Binhai Zheng’s son expected to return home from the holiday weekend to his red mountain bike, which he left parked in front of the Claremont Museum of Art.
Instead, Alvin’s bike was ransacked—the wheels were gone, and what was left was still secured against the rack by its U-Lock.
“It’s a very ugly scene,” Mr. Zheng said. “This is a very civilized, very nice town. We cannot let criminals take charge.”
Claremont residents have a love affair with trees. It’s always been that way. Even when the city was founded in 1907, trees were a hot item. One group of trees, the jolly green giant eucalyptus along College Avenue, have historic significance dating back over 100 years. Frank P. Brackett, chairman of the Street Tree Committee back in 1898, was responsible for growing an urban forest in the then town of Claremont. Mr. Brackett not only planted many of these tiny eucalyptus specimens, he used buckets to hand water each one of them. Now one of these College Ave seedlings has grown to 177 feet high, above photo, the highest in Claremont. See our special video using the story link below. COURIER photo/Peter Weinberger
California State Treasurer John Chiang speaks at the Democratic Club of Claremont on Monday at Pilgrim Place. In his speech Mr. Chiang, who is running for governor, highlighted his experience as a fiscally responsible politician while supporting mainstream Democratic ideas. COURIER photo/Steven Felschundneff
Craft foods, beverages and body care products—once rarities relegated to hippie co-ops and farmer’s markets—are officially having their mainstream moment.
Major supermarket chains now routinely stock small-batch, artisanal products, from soap to whiskey, and one branch of the entrepreneurial tree—craft beer—is so ubiquitous as to be nearing complete saturation.
When Courtney Phillips attended Claremont’s Chaparral Elementary School, each day started at 5:30 a.m., when the young figure skater glided onto the ice for practice. After that, it was off to a full day at school before she returned to the rink for more skating in the afternoon.
Now a ninth-grader, Courtney practices 20 hours a week, and has aspirations of qualifying for the Winter Olympics in 2022.
It’s two days before Thanksgiving, and the multipurpose room at St. Ambrose Episcopal Church is buzzing with activity.
About three dozen volunteers are chopping onions, breaking bread for stuffing and prepping hundreds of turkeys for the annual Thanksgiving Day meal for the homeless. They range in age from members of Boy Scout Troop 214 to seniors.
Residents are invited to the Claremont Village on Friday, December 1 for an evening filled with live music, festive storefronts, a magnificent tree lighting ceremony and great shopping. The Claremont Holiday Promenade and Tree Lighting Ceremony will take place from 5 to 8 p.m. Check out other events.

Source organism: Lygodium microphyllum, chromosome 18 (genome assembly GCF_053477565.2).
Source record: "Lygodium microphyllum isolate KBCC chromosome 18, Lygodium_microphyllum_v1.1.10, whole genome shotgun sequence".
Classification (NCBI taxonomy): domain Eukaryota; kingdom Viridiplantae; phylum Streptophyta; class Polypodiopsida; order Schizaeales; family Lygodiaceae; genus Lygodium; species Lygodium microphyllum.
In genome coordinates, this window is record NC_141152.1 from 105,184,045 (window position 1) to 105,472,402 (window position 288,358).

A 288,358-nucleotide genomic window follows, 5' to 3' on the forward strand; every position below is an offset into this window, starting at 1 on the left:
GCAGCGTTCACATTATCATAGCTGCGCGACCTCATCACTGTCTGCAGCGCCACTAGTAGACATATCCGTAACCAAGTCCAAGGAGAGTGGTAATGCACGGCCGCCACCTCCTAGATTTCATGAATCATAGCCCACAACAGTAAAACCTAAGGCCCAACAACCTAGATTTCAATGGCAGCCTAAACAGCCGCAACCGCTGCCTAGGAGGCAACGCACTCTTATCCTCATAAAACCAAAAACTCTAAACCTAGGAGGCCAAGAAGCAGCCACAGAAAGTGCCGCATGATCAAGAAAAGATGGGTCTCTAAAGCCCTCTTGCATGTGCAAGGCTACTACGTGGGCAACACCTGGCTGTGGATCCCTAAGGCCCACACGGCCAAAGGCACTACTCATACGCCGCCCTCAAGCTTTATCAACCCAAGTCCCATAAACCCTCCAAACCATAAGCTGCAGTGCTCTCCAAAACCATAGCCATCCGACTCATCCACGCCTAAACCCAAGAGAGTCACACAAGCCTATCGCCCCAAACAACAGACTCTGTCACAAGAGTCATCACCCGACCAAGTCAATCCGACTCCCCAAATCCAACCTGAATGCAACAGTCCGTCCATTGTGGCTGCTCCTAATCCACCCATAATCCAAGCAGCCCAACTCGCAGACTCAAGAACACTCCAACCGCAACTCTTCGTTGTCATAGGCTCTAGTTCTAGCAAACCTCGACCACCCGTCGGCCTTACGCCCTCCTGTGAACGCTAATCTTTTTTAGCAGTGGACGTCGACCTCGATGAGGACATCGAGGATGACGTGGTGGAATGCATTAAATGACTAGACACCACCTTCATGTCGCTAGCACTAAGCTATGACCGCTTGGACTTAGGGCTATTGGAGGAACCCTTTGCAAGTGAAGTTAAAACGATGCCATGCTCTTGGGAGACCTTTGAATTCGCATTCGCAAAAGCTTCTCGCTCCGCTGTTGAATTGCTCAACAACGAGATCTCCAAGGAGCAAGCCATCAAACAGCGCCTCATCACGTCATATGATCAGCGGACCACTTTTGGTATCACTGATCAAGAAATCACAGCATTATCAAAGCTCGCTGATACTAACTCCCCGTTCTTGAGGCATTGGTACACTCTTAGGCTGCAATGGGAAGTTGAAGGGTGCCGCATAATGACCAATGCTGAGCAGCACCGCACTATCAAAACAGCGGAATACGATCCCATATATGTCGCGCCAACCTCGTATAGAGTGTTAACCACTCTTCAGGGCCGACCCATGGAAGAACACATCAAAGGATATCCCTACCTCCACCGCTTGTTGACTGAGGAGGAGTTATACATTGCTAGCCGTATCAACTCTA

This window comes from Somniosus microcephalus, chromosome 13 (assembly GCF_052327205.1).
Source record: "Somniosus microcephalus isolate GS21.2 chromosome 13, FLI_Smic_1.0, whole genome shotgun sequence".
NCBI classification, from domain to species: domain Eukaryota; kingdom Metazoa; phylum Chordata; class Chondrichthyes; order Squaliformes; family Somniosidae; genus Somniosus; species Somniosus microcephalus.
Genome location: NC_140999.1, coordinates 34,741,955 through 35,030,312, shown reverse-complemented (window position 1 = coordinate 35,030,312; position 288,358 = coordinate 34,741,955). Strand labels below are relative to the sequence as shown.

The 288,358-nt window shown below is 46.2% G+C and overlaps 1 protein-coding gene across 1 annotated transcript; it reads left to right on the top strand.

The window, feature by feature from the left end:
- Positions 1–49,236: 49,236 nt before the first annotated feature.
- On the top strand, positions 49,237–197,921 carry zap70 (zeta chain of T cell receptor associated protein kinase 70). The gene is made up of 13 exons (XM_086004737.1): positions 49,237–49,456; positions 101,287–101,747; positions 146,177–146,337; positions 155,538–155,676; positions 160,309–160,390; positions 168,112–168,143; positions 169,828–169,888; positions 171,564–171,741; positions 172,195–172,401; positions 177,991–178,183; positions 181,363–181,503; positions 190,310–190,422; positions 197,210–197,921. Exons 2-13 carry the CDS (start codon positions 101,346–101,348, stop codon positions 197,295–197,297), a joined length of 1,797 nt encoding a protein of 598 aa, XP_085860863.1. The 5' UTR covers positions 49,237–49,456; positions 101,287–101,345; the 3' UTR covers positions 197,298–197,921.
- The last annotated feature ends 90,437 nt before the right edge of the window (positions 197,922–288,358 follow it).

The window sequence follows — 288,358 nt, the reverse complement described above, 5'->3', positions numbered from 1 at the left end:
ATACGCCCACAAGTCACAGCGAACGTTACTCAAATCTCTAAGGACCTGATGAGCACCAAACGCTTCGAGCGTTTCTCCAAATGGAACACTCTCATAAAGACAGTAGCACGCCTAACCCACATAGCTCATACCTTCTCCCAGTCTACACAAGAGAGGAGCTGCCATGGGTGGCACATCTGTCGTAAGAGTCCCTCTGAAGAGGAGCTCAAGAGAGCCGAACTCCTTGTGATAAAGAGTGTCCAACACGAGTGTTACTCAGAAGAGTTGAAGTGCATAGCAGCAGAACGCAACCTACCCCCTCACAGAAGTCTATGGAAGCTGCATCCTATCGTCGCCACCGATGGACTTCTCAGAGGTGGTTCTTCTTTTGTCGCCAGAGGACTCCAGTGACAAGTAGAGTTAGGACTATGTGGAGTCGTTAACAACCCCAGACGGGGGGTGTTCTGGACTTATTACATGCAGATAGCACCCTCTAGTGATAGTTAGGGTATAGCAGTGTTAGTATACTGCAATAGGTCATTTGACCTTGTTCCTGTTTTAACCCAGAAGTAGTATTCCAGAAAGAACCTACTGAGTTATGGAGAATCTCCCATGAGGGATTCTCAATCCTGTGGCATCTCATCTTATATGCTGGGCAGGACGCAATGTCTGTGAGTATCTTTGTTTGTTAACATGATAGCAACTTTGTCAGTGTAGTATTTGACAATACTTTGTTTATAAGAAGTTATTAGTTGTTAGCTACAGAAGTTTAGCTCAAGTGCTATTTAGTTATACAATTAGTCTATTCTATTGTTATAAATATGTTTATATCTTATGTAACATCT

The Claremont High School Chamber Singers have become accustomed to achieving. They won national championships at the Festival of Gold (the Super Bowl of choir competitions in the US) in 2014 and 2016, and the program has established itself as a force on the national competitive choir stage since Choir Director Joel Wilson took over 14 years ago.
Enjoy a treasured holiday tradition with family and friends at southern California’s most spectacular production of The Nutcracker from Inland Pacific Ballet (IPB).
The Nutcracker comes to life in this magnificent ballet comprised of beautiful sets, dazzling costumes and more than 80 dancers on stage. IPB will offer 10 performances from December 9 to December 23 at Bridges Auditorium in Claremont.
The Claremont Interfaith Council (CIC) will hold its 27th annual Interfaith Thanksgiving Service on Wednesday, November 22, Thanksgiving eve, at 7 p.m. at Temple Beth Israel, 3033 N. Towne Ave., in Pomona.
The council invites all residents of the Claremont community to gather to share gratitude for the bounties we experience as citizens of a nation founded on core principals of freedom and liberty.
A video taken by a local mother who refuses to vaccinate her children has gone viral in recent days, putting the Claremont Unified School District’s policies in the spotlight.
Porsha Rasheed’s video, which was posted to her personal Facebook page on November 8, showcases a tense encounter with a CUSD employee and a school resource officer.
The video shows Ms. Rasheed filming a conversation with the CUSD employee as the officer watches.
Claremont residents Mai Elliott and her husband David Elliott have spent much of their lives studying Vietnam, and recently contributed to Ken Burns and Lynn Novick’s hit PBS documentary series, The Vietnam War.
Mr. and Ms. Elliott have served on the advisory board for the series since 2014, and Ms. Elliott, who grew up in Vietnam, was interviewed for seven of the 10 episodes.